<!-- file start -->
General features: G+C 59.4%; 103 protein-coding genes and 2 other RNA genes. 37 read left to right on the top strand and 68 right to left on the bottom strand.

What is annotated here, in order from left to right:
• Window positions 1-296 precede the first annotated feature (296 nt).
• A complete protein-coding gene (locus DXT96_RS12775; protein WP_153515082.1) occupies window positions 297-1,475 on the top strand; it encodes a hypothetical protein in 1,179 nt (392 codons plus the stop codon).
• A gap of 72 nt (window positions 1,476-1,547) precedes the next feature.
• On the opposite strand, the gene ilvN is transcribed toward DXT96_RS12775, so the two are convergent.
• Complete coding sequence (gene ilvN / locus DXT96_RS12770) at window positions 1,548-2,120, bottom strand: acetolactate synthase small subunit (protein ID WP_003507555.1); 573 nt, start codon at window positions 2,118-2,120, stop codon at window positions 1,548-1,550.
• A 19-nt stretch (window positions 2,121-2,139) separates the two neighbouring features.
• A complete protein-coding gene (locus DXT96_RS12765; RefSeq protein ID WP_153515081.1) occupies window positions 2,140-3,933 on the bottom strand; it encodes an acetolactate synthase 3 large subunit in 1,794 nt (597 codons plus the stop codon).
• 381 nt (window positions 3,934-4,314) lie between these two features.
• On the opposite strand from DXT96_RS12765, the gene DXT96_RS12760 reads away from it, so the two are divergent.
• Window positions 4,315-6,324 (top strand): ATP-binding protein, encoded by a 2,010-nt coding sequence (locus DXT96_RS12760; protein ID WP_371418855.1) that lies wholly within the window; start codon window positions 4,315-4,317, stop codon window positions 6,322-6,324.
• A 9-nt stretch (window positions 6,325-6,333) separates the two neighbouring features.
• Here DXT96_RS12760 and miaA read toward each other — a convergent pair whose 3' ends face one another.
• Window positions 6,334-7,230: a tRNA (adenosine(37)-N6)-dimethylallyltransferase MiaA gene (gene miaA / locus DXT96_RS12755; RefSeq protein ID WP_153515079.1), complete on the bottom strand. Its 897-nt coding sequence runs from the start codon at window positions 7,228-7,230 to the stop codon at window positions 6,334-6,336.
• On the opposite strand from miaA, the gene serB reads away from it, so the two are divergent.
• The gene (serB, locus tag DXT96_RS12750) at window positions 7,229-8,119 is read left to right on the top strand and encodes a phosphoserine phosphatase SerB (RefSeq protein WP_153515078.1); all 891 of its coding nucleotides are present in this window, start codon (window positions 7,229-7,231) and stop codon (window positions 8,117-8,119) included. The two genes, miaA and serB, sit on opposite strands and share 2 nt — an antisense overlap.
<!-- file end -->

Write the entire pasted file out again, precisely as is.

General features: G+C 59.4%; 103 protein-coding genes and 2 other RNA genes. 37 read left to right on the top strand and 68 right to left on the bottom strand.

What is annotated here, in order from left to right:
• Window positions 1-296 precede the first annotated feature (296 nt).
• A complete protein-coding gene (locus DXT96_RS12775; protein WP_153515082.1) occupies window positions 297-1,475 on the top strand; it encodes a hypothetical protein in 1,179 nt (392 codons plus the stop codon).
• A gap of 72 nt (window positions 1,476-1,547) precedes the next feature.
• On the opposite strand, the gene ilvN is transcribed toward DXT96_RS12775, so the two are convergent.
• Complete coding sequence (gene ilvN / locus DXT96_RS12770) at window positions 1,548-2,120, bottom strand: acetolactate synthase small subunit (protein ID WP_003507555.1); 573 nt, start codon at window positions 2,118-2,120, stop codon at window positions 1,548-1,550.
• A 19-nt stretch (window positions 2,121-2,139) separates the two neighbouring features.
• A complete protein-coding gene (locus DXT96_RS12765; RefSeq protein ID WP_153515081.1) occupies window positions 2,140-3,933 on the bottom strand; it encodes an acetolactate synthase 3 large subunit in 1,794 nt (597 codons plus the stop codon).
• 381 nt (window positions 3,934-4,314) lie between these two features.
• On the opposite strand from DXT96_RS12765, the gene DXT96_RS12760 reads away from it, so the two are divergent.
• Window positions 4,315-6,324 (top strand): ATP-binding protein, encoded by a 2,010-nt coding sequence (locus DXT96_RS12760; protein ID WP_371418855.1) that lies wholly within the window; start codon window positions 4,315-4,317, stop codon window positions 6,322-6,324.
• A 9-nt stretch (window positions 6,325-6,333) separates the two neighbouring features.
• Here DXT96_RS12760 and miaA read toward each other — a convergent pair whose 3' ends face one another.
• Window positions 6,334-7,230: a tRNA (adenosine(37)-N6)-dimethylallyltransferase MiaA gene (gene miaA / locus DXT96_RS12755; RefSeq protein ID WP_153515079.1), complete on the bottom strand. Its 897-nt coding sequence runs from the start codon at window positions 7,228-7,230 to the stop codon at window positions 6,334-6,336.
• On the opposite strand from miaA, the gene serB reads away from it, so the two are divergent.
• The gene (serB, locus tag DXT96_RS12750) at window positions 7,229-8,119 is read left to right on the top strand and encodes a phosphoserine phosphatase SerB (RefSeq protein WP_153515078.1); all 891 of its coding nucleotides are present in this window, start codon (window positions 7,229-7,231) and stop codon (window positions 8,117-8,119) included. The two genes, miaA and serB, sit on opposite strands and share 2 nt — an antisense overlap.